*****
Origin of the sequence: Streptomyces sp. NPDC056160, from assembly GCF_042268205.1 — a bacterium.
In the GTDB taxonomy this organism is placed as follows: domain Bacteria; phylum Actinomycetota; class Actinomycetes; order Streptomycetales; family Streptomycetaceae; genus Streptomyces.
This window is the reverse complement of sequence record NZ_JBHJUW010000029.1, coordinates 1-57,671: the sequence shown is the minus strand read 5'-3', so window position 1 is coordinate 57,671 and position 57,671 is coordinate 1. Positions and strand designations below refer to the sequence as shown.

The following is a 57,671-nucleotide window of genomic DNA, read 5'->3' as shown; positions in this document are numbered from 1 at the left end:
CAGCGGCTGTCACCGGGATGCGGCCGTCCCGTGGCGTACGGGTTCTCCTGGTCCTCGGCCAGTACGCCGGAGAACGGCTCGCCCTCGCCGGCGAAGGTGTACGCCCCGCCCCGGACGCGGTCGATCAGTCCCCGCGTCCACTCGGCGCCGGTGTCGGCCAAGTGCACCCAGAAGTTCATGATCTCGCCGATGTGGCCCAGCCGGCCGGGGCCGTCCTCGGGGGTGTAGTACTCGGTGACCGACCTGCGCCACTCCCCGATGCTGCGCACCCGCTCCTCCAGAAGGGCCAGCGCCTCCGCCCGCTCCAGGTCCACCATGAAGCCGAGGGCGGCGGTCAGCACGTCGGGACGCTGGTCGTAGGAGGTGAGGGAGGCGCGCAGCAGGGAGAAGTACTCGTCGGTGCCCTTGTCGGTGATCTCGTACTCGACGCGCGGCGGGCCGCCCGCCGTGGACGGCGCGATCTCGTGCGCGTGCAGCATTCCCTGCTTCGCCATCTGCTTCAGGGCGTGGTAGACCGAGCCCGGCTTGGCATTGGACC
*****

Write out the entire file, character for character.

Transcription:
Origin of the sequence: Streptomyces sp. NPDC056160, from assembly GCF_042268205.1 — a bacterium.
In the GTDB taxonomy this organism is placed as follows: domain Bacteria; phylum Actinomycetota; class Actinomycetes; order Streptomycetales; family Streptomycetaceae; genus Streptomyces.
This window is the reverse complement of sequence record NZ_JBHJUW010000029.1, coordinates 1-57,671: the sequence shown is the minus strand read 5'-3', so window position 1 is coordinate 57,671 and position 57,671 is coordinate 1. Positions and strand designations below refer to the sequence as shown.

The following is a 57,671-nucleotide window of genomic DNA, read 5'->3' as shown; positions in this document are numbered from 1 at the left end:
CAGCGGCTGTCACCGGGATGCGGCCGTCCCGTGGCGTACGGGTTCTCCTGGTCCTCGGCCAGTACGCCGGAGAACGGCTCGCCCTCGCCGGCGAAGGTGTACGCCCCGCCCCGGACGCGGTCGATCAGTCCCCGCGTCCACTCGGCGCCGGTGTCGGCCAAGTGCACCCAGAAGTTCATGATCTCGCCGATGTGGCCCAGCCGGCCGGGGCCGTCCTCGGGGGTGTAGTACTCGGTGACCGACCTGCGCCACTCCCCGATGCTGCGCACCCGCTCCTCCAGAAGGGCCAGCGCCTCCGCCCGCTCCAGGTCCACCATGAAGCCGAGGGCGGCGGTCAGCACGTCGGGACGCTGGTCGTAGGAGGTGAGGGAGGCGCGCAGCAGGGAGAAGTACTCGTCGGTGCCCTTGTCGGTGATCTCGTACTCGACGCGCGGCGGGCCGCCCGCCGTGGACGGCGCGATCTCGTGCGCGTGCAGCATTCCCTGCTTCGCCATCTGCTTCAGGGCGTGGTAGACCGAGCCCGGCTTGGCATTGGACC